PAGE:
Is the lead free of snagging and obstruction, and does the torch move freely? To ensure the weld area is suitable, you should ensure that it is clean and free from debris.

9. Let’s, Weld

A reasonable distance to hold the electrode from the metal is about an inch. The electrode should never come into contact with metal. The electrode will leap with molten aluminum if you do so. You should remove, turn off, and ground the tungsten rod if it is brittle. You can quickly inject a lot of current and heat into the metal by pressing down on the foot pedal.

Fast heating of the metal is vital during the welding process. As the metal becomes fluid, you will know when it has happened. Don’t be afraid to take risks. Now you can insert the rod after the pool has formed. Keeping metal hot for an extended period of time can warp it. During prolonged heating, metal will warp more.

“Tack” welds make it possible to weld metal pieces in large beads without clamping them. The first step to create a weld pool is to apply a little heat and current to the metal to dissolve the pedal.

You can alternate sides of a weld as it cools to keep the welds even and to prevent warping on one side of the material.  If you don’t, I bet you’ll find yourself even 1/4″ off where the metal is supposed to be.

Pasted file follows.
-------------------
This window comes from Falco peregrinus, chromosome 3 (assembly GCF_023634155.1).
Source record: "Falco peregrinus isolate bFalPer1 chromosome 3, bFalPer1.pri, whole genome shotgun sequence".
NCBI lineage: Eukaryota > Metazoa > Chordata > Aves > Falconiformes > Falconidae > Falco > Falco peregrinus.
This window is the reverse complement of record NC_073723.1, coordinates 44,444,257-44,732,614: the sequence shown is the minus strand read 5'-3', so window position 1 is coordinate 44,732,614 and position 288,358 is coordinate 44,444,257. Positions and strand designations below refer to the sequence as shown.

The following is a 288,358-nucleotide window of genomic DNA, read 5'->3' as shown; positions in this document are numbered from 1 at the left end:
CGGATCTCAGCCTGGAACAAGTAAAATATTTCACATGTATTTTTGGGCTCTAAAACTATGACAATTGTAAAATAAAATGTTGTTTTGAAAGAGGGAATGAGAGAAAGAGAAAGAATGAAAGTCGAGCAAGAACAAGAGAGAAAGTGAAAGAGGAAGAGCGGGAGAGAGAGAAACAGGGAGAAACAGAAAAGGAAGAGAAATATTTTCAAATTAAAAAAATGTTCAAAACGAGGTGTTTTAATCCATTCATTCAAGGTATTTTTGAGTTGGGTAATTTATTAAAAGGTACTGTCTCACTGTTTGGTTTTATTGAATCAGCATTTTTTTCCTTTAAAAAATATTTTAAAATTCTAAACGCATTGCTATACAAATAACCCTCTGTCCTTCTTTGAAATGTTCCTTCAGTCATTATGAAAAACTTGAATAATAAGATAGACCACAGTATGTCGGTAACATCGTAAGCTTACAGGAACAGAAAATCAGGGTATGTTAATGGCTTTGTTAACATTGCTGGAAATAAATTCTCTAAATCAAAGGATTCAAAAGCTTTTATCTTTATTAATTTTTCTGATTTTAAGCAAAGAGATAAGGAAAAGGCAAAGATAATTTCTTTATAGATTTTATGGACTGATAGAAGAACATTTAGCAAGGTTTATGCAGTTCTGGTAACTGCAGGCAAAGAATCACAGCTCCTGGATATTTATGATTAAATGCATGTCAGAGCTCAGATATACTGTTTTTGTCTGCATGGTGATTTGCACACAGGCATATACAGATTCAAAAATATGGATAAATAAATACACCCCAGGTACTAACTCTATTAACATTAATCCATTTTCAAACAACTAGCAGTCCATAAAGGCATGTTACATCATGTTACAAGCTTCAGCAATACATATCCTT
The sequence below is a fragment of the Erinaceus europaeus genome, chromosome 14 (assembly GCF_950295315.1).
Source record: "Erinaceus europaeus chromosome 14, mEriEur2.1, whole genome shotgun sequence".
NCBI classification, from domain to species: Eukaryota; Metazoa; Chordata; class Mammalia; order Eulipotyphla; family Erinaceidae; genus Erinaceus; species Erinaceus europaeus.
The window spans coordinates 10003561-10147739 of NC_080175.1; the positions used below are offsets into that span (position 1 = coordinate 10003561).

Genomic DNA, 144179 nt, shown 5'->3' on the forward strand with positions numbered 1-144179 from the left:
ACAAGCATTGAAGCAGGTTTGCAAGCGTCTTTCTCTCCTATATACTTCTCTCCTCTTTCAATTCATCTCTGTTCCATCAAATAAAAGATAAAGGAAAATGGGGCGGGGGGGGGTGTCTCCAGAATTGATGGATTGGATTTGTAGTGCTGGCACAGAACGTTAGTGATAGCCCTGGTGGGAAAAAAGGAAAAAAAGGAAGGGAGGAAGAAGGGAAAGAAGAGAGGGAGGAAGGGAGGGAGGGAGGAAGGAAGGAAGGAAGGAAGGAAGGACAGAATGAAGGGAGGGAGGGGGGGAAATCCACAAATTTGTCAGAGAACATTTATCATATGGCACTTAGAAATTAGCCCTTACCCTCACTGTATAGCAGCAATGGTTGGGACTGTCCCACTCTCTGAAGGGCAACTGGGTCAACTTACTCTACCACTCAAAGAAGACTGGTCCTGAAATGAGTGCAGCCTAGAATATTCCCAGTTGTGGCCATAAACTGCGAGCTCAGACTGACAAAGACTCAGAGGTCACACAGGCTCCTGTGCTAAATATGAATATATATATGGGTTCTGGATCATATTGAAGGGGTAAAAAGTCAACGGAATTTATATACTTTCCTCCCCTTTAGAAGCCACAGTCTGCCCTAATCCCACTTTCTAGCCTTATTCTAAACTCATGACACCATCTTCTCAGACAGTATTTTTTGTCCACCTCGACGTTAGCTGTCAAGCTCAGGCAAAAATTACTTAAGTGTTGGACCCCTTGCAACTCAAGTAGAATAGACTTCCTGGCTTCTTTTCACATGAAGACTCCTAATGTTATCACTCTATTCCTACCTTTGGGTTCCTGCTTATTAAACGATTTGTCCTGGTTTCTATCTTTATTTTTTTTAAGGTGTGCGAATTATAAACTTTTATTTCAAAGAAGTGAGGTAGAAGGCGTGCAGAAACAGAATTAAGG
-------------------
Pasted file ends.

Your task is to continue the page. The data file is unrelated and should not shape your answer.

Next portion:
Step 10: Draw a Bead

If you used clamps, take them off after tacking. By hammering the pedal down fast, you are creating a weld pool. To balance the current, let off the pedal a little bit. You have dumped too much current into the metal if it begins to burn/melt. Restrain yourself from using the foot pedal. You’ll know you need more power (step harder on the pedal) if the metal becomes flaky but not liquid-looking.

Toto weld aluminum, feed the rod up to the electrode as the rod moves towards the electrode. To form or grow the weld, it is best to place the rod on the electrode side. Leading the electrode is an important part of the process. In welding iron to steel, an electrode ignites first, then a rod follows the heat.

Step 11: Types of Welds

Learning TIG welding means getting both pieces of metal to form a weld pool simultaneously. “Fillet” welds, which join two metals at an angle, are the easiest to perform.

Another weld type is the “lap” weld, which is a flat bond between two metals. In addition to the straight electrode travel, it is hard to keep the weld pool going well for both metals when two metals intersect along their edges, commonly known as a “butt” weld. The heat does not dissipate evenly in corners, which requires some skill. During welding, you can create aesthetic welds as well as strength welds.

Over a long length, cosmetic welding usually looks better than other welding. You can make it by forming a pool of weld, dipping the rod into it, and then moving to the next point. A bicycle or other item with high visibility is ideal for using these bands.